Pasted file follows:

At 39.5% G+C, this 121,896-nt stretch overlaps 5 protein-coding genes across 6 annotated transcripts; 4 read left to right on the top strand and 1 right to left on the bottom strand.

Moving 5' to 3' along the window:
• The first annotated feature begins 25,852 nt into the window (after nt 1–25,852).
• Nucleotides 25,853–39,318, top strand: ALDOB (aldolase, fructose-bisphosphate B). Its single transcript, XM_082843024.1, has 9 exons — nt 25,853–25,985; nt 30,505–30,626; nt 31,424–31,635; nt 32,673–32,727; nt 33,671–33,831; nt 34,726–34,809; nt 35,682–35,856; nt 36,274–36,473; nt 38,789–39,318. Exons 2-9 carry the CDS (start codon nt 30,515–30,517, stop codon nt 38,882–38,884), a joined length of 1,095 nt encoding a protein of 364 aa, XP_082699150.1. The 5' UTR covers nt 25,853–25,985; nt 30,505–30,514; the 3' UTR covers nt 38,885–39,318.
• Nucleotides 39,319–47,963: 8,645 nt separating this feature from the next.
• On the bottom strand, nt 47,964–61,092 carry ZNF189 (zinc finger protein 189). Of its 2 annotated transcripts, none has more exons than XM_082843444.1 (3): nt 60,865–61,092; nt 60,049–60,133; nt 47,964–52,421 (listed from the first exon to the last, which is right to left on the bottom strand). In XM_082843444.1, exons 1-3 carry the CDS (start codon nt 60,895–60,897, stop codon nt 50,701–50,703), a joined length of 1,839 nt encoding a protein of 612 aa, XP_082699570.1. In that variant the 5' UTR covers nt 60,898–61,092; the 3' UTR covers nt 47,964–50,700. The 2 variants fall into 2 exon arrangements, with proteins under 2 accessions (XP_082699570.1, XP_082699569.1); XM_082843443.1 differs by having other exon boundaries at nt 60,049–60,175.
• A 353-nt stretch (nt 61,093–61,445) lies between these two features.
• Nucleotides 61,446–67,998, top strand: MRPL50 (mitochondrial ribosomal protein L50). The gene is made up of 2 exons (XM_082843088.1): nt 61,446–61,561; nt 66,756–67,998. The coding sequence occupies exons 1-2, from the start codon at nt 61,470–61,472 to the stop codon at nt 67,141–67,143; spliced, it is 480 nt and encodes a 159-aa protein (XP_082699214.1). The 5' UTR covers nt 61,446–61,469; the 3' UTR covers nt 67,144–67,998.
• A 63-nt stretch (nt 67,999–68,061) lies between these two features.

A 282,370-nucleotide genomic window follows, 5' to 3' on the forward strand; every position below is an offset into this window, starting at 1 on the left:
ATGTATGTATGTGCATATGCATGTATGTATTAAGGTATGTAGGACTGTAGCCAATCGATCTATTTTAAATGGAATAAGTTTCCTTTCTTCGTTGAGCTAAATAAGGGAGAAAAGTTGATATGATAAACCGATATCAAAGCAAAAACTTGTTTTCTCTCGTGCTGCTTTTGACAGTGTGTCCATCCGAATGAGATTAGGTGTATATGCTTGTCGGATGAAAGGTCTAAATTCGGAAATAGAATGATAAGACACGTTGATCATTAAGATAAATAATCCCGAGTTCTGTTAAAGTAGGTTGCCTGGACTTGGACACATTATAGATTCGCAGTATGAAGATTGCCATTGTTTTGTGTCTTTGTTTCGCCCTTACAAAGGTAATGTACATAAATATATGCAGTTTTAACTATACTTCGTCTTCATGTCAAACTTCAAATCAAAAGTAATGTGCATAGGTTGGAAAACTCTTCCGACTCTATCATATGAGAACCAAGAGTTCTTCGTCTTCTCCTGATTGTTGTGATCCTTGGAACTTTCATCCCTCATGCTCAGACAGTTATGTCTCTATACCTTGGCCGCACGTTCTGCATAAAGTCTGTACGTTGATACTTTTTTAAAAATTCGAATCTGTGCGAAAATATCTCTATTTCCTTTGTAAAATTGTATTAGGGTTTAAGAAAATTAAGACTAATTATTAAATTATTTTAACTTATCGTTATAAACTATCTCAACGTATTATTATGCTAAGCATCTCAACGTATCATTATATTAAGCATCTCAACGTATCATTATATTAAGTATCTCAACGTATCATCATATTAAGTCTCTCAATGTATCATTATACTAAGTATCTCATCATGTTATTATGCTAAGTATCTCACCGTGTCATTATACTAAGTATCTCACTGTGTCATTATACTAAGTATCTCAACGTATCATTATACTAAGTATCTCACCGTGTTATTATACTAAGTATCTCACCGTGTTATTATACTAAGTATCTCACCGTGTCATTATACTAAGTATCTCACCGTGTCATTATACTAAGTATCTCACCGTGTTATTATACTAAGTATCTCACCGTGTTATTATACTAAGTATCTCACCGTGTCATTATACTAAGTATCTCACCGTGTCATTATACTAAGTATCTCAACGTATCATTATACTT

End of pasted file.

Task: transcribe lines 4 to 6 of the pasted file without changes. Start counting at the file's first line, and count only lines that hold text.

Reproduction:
• Nucleotides 25,853–39,318, top strand: ALDOB (aldolase, fructose-bisphosphate B). Its single transcript, XM_082843024.1, has 9 exons — nt 25,853–25,985; nt 30,505–30,626; nt 31,424–31,635; nt 32,673–32,727; nt 33,671–33,831; nt 34,726–34,809; nt 35,682–35,856; nt 36,274–36,473; nt 38,789–39,318. Exons 2-9 carry the CDS (start codon nt 30,515–30,517, stop codon nt 38,882–38,884), a joined length of 1,095 nt encoding a protein of 364 aa, XP_082699150.1. The 5' UTR covers nt 25,853–25,985; nt 30,505–30,514; the 3' UTR covers nt 38,885–39,318.
• Nucleotides 39,319–47,963: 8,645 nt separating this feature from the next.
• On the bottom strand, nt 47,964–61,092 carry ZNF189 (zinc finger protein 189). Of its 2 annotated transcripts, none has more exons than XM_082843444.1 (3): nt 60,865–61,092; nt 60,049–60,133; nt 47,964–52,421 (listed from the first exon to the last, which is right to left on the bottom strand). In XM_082843444.1, exons 1-3 carry the CDS (start codon nt 60,895–60,897, stop codon nt 50,701–50,703), a joined length of 1,839 nt encoding a protein of 612 aa, XP_082699570.1. In that variant the 5' UTR covers nt 60,898–61,092; the 3' UTR covers nt 47,964–50,700. The 2 variants fall into 2 exon arrangements, with proteins under 2 accessions (XP_082699570.1, XP_082699569.1); XM_082843443.1 differs by having other exon boundaries at nt 60,049–60,175.